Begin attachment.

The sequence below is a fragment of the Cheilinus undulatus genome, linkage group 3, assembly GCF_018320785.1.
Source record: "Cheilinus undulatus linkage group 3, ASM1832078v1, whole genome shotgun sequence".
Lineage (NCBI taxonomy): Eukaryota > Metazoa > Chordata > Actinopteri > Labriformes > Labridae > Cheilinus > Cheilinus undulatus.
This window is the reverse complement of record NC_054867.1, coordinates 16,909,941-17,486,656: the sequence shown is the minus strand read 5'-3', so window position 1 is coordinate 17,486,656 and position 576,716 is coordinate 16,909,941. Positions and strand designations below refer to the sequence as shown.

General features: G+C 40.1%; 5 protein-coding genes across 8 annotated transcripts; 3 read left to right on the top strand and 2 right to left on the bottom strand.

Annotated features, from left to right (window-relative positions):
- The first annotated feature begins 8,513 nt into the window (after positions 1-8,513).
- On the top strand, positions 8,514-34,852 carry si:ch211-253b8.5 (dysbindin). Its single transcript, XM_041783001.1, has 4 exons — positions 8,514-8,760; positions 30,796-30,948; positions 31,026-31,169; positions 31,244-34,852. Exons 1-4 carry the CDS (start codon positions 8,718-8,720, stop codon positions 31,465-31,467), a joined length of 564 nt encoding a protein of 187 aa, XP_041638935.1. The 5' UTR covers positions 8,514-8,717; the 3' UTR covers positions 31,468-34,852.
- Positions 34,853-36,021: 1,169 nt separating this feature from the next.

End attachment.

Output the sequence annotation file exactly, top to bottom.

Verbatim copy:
The sequence below is a fragment of the Cheilinus undulatus genome, linkage group 3, assembly GCF_018320785.1.
Source record: "Cheilinus undulatus linkage group 3, ASM1832078v1, whole genome shotgun sequence".
Lineage (NCBI taxonomy): Eukaryota > Metazoa > Chordata > Actinopteri > Labriformes > Labridae > Cheilinus > Cheilinus undulatus.
This window is the reverse complement of record NC_054867.1, coordinates 16,909,941-17,486,656: the sequence shown is the minus strand read 5'-3', so window position 1 is coordinate 17,486,656 and position 576,716 is coordinate 16,909,941. Positions and strand designations below refer to the sequence as shown.

General features: G+C 40.1%; 5 protein-coding genes across 8 annotated transcripts; 3 read left to right on the top strand and 2 right to left on the bottom strand.

Annotated features, from left to right (window-relative positions):
- The first annotated feature begins 8,513 nt into the window (after positions 1-8,513).
- On the top strand, positions 8,514-34,852 carry si:ch211-253b8.5 (dysbindin). Its single transcript, XM_041783001.1, has 4 exons — positions 8,514-8,760; positions 30,796-30,948; positions 31,026-31,169; positions 31,244-34,852. Exons 1-4 carry the CDS (start codon positions 8,718-8,720, stop codon positions 31,465-31,467), a joined length of 564 nt encoding a protein of 187 aa, XP_041638935.1. The 5' UTR covers positions 8,514-8,717; the 3' UTR covers positions 31,468-34,852.
- Positions 34,853-36,021: 1,169 nt separating this feature from the next.